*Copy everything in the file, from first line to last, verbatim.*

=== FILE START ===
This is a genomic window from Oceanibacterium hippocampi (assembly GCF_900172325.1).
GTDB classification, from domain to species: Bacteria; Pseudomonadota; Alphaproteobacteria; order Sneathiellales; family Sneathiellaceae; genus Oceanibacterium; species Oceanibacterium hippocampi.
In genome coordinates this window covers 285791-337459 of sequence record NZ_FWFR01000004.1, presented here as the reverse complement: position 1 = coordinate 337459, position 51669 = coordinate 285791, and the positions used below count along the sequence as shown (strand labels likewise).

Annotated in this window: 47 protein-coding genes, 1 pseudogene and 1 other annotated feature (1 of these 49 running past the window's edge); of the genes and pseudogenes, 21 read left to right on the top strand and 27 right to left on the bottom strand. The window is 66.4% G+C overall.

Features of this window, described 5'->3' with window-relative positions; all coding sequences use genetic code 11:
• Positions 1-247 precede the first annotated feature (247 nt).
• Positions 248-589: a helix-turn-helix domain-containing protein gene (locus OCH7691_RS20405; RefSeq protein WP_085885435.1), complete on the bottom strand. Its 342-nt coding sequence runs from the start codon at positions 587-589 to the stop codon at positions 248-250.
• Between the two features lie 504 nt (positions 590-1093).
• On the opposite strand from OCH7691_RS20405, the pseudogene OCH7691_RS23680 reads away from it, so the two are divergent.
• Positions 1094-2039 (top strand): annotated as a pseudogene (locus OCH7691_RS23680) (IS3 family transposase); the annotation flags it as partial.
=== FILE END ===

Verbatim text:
This is a genomic window from Oceanibacterium hippocampi (assembly GCF_900172325.1).
GTDB classification, from domain to species: Bacteria; Pseudomonadota; Alphaproteobacteria; order Sneathiellales; family Sneathiellaceae; genus Oceanibacterium; species Oceanibacterium hippocampi.
In genome coordinates this window covers 285791-337459 of sequence record NZ_FWFR01000004.1, presented here as the reverse complement: position 1 = coordinate 337459, position 51669 = coordinate 285791, and the positions used below count along the sequence as shown (strand labels likewise).

Annotated in this window: 47 protein-coding genes, 1 pseudogene and 1 other annotated feature (1 of these 49 running past the window's edge); of the genes and pseudogenes, 21 read left to right on the top strand and 27 right to left on the bottom strand. The window is 66.4% G+C overall.

Features of this window, described 5'->3' with window-relative positions; all coding sequences use genetic code 11:
• Positions 1-247 precede the first annotated feature (247 nt).
• Positions 248-589: a helix-turn-helix domain-containing protein gene (locus OCH7691_RS20405; RefSeq protein WP_085885435.1), complete on the bottom strand. Its 342-nt coding sequence runs from the start codon at positions 587-589 to the stop codon at positions 248-250.
• Between the two features lie 504 nt (positions 590-1093).
• On the opposite strand from OCH7691_RS20405, the pseudogene OCH7691_RS23680 reads away from it, so the two are divergent.
• Positions 1094-2039 (top strand): annotated as a pseudogene (locus OCH7691_RS23680) (IS3 family transposase); the annotation flags it as partial.